Tuesday, May 10, 2016


I do not want to forget.

Helen and I were heading home after running errands in town one day last week. As we pulled out of the Wal-Mart parking lot, she asked, "So, what are you thinking right now?" This is one of Helen's favorite questions.

"I was thinking," I answered, "that, if I am ever successful as a writer...financially successful...I want to throw a really nice party for the cashiers at Wal-Mart."

When I worked at Wal-Mart, we called the shift from 5:00-11:00 pm "the crap shift" - a crude term, but accurate. All the customers are tired and crabby and in a hurry to get home. All the cashiers are working their second jobs, and they are also tired, crabby, and wishing they could get home.

Wal-Mart at 1:30 pm on Monday is one kind of store. Wal-Mart at 2:30 am on Tuesday is another kind of store. Wal-Mart at 6:30 pm Friday is different kind of store altogether, and it is definitely not the place you want most to be.

During my short stint at Wal-Mart, I learned a few things about the cashiers who work the crap shift. Many of them are coming straight from their minimum-wage day jobs, or they are stepping into the register after a full day of classes at the university. This evening job is their second job, the one they work to just-not-quite make ends meet.

They finished pulling a 9-to-5, and now they are pulling a 5-to-11. Tomorrow, they will do it all again. They are tired and struggling financially, and yet they are some of the kindest, most encouraging people I have met.

They work part-time, so they don't rate many company benefits. They work evenings, so they get the picked over, cold left-overs when the store provides a thank-you lunch in the employee break room.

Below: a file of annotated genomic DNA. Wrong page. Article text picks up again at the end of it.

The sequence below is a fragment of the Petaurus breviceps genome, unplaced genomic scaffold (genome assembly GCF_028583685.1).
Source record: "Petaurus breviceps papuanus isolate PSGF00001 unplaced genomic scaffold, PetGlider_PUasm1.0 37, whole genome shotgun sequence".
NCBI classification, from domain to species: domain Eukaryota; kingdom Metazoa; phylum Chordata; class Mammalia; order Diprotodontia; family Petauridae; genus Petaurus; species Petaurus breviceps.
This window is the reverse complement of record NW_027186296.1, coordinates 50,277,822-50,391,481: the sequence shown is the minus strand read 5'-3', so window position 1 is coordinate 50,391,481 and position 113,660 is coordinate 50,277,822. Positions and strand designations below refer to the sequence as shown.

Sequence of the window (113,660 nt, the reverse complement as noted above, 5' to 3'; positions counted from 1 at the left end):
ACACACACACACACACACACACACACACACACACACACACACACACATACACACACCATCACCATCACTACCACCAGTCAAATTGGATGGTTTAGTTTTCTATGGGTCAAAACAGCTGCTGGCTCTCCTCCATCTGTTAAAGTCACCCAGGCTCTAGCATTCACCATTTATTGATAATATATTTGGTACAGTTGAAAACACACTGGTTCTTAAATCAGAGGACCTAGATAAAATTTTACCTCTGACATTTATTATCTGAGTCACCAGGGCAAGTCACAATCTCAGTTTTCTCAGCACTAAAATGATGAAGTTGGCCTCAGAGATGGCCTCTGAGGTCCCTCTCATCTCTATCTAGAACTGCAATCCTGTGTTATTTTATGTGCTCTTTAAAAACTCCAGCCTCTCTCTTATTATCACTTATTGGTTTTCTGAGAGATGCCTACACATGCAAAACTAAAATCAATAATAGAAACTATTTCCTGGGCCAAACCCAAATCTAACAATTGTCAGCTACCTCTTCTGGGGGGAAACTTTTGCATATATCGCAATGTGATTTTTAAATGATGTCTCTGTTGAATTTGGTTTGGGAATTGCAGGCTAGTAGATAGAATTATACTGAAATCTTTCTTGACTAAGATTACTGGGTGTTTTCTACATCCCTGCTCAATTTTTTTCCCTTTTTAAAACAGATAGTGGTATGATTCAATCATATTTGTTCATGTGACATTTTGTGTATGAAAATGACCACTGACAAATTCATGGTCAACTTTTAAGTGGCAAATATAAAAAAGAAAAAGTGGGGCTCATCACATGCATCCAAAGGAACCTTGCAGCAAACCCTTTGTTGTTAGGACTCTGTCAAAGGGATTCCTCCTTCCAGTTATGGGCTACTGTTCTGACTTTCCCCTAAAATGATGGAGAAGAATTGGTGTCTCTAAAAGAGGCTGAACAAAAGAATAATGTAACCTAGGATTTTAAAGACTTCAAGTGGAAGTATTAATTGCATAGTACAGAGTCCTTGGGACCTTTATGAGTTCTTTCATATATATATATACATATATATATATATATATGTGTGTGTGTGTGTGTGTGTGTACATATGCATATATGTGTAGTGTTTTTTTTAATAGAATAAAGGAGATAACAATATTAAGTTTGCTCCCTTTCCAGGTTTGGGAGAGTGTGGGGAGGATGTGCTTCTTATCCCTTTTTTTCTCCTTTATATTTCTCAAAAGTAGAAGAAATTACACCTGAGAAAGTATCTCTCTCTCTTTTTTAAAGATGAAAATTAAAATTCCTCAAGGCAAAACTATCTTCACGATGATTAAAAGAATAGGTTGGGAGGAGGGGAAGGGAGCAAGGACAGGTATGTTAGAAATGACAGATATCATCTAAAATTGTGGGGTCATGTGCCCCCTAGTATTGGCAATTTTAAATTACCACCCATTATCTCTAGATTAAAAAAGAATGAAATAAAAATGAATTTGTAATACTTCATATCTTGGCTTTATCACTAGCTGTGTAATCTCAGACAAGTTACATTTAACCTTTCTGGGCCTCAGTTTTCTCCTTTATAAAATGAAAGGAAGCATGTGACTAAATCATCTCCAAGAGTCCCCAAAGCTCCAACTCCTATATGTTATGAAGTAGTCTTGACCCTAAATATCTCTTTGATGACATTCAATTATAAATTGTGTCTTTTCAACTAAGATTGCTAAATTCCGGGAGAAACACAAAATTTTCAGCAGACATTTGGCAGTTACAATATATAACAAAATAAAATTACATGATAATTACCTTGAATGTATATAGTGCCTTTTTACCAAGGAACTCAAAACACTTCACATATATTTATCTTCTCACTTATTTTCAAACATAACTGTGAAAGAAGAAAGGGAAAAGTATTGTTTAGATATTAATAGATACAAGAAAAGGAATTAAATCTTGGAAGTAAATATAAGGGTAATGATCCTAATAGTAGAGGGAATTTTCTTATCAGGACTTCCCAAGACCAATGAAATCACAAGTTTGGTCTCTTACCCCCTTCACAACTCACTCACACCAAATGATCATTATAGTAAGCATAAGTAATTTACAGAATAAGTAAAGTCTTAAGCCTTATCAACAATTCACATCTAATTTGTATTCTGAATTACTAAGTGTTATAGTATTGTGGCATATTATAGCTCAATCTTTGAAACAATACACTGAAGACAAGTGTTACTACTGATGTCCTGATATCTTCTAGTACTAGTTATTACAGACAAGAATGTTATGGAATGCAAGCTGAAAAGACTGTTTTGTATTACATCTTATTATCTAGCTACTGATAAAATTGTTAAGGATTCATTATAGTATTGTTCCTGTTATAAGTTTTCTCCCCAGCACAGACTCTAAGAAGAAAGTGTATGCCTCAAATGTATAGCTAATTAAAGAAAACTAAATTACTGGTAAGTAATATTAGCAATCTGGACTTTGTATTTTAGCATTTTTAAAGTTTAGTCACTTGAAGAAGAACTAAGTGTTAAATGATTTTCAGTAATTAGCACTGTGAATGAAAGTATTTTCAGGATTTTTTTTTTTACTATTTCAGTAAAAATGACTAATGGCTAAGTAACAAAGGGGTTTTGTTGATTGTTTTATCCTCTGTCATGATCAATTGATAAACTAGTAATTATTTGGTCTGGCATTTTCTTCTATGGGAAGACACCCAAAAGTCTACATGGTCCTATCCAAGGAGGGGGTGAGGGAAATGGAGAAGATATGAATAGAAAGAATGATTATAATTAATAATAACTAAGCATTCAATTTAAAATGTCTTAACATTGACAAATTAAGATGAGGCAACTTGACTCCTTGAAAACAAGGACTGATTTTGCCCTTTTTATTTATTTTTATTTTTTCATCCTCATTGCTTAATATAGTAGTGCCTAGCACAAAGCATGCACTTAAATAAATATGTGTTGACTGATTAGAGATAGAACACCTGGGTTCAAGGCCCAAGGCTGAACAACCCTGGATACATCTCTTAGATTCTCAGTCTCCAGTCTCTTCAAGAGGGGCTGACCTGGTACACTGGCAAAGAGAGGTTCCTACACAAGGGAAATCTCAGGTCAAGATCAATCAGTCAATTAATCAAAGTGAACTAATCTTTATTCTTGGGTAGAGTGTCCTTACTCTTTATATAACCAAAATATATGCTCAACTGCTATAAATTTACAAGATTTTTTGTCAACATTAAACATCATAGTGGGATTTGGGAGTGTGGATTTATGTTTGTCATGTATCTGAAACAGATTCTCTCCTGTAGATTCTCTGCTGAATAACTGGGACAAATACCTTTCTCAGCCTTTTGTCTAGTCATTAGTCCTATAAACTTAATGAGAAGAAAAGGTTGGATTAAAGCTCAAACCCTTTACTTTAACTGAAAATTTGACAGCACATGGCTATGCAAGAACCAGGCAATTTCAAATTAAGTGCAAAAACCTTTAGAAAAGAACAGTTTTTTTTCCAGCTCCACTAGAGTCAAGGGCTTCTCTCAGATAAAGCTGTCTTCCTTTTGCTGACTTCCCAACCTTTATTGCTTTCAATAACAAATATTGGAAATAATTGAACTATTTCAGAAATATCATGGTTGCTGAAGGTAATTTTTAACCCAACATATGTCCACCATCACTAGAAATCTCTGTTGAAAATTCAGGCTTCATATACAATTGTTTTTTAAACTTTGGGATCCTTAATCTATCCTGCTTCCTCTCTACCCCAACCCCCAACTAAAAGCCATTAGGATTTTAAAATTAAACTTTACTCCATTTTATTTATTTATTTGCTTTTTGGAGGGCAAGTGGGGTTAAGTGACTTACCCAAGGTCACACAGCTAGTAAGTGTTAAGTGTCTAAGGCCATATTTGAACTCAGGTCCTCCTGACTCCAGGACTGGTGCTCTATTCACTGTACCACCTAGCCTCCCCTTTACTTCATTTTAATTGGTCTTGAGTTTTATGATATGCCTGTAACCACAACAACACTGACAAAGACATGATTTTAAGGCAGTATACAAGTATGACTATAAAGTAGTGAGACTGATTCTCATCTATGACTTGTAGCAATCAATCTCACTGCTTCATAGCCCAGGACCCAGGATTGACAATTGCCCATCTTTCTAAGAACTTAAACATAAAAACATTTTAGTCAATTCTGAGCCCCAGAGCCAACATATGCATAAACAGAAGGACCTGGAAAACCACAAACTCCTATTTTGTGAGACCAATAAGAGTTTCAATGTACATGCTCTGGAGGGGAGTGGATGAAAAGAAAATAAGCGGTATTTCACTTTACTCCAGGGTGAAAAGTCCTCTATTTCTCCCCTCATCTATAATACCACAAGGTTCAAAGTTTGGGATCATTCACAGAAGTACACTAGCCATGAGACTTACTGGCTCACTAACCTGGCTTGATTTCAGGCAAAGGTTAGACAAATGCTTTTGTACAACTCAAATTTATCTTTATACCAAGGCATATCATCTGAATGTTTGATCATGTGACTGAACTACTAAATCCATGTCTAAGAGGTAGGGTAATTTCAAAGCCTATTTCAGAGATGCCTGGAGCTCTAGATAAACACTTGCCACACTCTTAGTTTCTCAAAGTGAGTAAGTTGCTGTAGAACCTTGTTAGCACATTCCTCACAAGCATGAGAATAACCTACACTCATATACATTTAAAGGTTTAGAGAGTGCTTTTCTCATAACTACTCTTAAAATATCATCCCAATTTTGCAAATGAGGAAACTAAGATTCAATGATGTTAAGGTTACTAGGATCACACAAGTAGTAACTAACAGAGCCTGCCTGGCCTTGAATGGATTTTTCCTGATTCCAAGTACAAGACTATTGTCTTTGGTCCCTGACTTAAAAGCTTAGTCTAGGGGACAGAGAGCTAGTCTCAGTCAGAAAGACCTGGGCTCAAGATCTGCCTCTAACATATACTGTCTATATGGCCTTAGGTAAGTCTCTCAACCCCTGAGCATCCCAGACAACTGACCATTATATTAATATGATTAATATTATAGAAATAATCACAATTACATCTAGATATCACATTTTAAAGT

They negotiate the twilight zone between the day manager and how he wants things done, and the night manager and how he wants things done - it's a bit of a tightrope, figuring out who's in charge at the moment and which protocol to follow.

They process a crush of customers, with their problems and returns and price challenges, just as the Customer Service Desk closes for the night.

There is not much that is very nice about being a crap-shift cashier.

So - that day when Helen asked - I was thinking, "I don't want to forget how hard that was, working evenings at Wal-Mart. I don't want to forget how tired I felt all the time. I don't want to forget the despair I encountered when, working so hard and feeling so weary, I barely had enough money at the end of the week to pay for gas in the van so that I could drive back to work the next day, and the next."

I was thinking, "I don't want to forget how kind my coworkers were, even though they were often exhausted and discouraged, too. I don't want to forget how under-appreciated they all were - by customers, by their supervisors, by the time-clock at headquarters."

I was thinking, "God, please don't let me forget. Don't let time and distance and ease make me forget. Help me to remember, and to be grateful. Help me to remember, and to say Thank You to the woman behind the register."

I was in a crabby mood this morning because I have to put off grocery shopping for another week, and even then, I will probably have to choose between shopping for cleaning supplies and healthcare products or canned goods and produce. I am tired of having to decide whether laundry soap and toilet paper are more pressing needs than potatoes and eggs.

But then I remembered...

I have enough gas in the van to last the rest of the week. We have milk and bread; we have shampoo and dish soap, too. And, I am not scheduled to work the crap shift at Wal-Mart tonight. Thank you, Jesus!

I forgot to be grateful.
God, please don't let me forget.

But then I remembered.
God, help me remember to say Thank You.

And when I finally do make another grocery run...
Lord, remind me to encourage the woman behind the register. Remind me to tell her how much I appreciate her service.

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